"Sorry can I just go back to that Sexton question," he said. "I think that's a really stupid question. Rugby's a game of 15 players on the field.
"When we're attacking, we're attacking weak defender ... why would we run at the strongest defender, their strongest defenders? We'll always run at their weakest. I'm not saying Sexton is a weak defender, maybe France did. We're going to be targeting players in the Ireland side.
"We want to win and you win a game of rugby by attacking their weak points and to say that's unfair is just ridiculous."
It was a remarkable exchange and, given the debate that is raging about concussion and injury levels in rugby, seemed incredibly irresponsible on Jones' part.
It will undoubtedly heap more focus and pressure on Sexton who will look to silence this particular doubter on the biggest stage of all.
He doesn't like it, but the out-half has had to get used to people speculating about his health since he was stood down for 12 weeks before last year's Six Nations as a result of suffering four concussions.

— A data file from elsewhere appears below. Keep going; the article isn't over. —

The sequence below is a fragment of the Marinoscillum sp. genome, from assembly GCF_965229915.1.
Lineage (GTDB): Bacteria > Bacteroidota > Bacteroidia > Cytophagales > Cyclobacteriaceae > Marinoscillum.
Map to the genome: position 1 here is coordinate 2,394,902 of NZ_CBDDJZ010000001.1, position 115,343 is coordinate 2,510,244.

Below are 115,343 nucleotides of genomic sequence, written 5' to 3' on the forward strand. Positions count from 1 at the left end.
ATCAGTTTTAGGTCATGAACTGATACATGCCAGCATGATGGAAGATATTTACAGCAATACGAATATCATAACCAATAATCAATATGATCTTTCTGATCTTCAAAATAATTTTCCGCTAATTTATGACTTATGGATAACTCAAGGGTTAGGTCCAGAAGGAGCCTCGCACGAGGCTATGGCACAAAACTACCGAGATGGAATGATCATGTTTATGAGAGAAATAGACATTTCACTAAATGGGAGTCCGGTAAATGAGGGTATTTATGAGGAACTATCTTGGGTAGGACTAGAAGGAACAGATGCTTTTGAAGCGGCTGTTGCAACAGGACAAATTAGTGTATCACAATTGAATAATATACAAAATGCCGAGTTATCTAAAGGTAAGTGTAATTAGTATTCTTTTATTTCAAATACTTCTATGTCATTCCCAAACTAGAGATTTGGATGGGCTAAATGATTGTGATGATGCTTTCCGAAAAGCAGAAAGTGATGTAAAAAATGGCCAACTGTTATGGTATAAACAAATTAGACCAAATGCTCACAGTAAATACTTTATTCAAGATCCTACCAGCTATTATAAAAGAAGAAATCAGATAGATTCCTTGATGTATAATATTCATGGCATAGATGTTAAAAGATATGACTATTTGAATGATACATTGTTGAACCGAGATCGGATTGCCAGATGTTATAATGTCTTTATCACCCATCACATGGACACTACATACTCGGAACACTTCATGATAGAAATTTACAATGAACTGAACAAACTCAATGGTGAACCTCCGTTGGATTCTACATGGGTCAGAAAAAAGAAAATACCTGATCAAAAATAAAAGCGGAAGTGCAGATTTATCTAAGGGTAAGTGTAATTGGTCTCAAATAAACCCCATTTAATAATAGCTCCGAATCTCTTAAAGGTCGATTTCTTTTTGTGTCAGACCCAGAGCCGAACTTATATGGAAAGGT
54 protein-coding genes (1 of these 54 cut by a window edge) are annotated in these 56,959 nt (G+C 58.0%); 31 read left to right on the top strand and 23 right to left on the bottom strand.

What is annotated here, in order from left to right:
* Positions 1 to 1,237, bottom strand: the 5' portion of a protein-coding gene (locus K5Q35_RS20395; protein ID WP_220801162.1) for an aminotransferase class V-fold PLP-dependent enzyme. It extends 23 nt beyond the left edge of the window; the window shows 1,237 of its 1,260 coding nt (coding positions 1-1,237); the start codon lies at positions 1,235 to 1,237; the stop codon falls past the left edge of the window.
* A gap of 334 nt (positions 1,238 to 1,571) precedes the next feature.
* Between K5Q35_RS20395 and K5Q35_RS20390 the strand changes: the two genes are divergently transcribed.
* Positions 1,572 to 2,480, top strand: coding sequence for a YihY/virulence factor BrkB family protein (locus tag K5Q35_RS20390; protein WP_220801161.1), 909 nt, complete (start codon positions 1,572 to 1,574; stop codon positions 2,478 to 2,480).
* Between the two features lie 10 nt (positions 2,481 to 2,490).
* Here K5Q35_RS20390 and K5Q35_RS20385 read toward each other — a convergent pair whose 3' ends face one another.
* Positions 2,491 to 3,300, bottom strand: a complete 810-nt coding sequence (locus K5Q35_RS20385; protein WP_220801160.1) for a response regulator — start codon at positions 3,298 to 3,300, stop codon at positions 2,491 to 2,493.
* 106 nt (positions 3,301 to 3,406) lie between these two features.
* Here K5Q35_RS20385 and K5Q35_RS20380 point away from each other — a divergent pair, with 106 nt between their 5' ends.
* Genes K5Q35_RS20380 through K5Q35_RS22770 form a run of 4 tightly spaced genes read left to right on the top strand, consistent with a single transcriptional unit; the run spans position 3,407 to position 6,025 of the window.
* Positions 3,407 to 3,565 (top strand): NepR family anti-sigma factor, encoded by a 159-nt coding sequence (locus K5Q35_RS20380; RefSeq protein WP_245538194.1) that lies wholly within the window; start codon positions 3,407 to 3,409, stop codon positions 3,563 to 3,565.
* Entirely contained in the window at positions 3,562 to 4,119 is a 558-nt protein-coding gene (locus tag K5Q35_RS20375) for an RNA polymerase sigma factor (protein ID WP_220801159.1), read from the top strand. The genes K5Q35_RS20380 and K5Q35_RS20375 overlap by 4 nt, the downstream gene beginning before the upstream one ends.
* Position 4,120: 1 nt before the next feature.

He has been taken off injured in half of Ireland's matches since the 2013 Lions tour and left the field of play with what Schmidt described as a "whiplash-style" injury in the first two games of this campaign. Jones' remarks emerged just before Ireland held their own team announcement and neither Schmidt or Sexton had heard the comments before they faced the cameras.
"The thing that any scaremongering or any criticism does, is that players have families, friends and that network tends to ripple out into the community," Schmidt said when asked if he felt Jones' comments were irresponsible.
"It's never great, because I think then that inevitably does rebound into the (team) environment and can cause a little bit of anxiety for the player; nothing to do with how fit and able they are, but just that other people are worried about them. Maybe that's a distraction that can start to hamper preparation. I'd like to think that's not the case."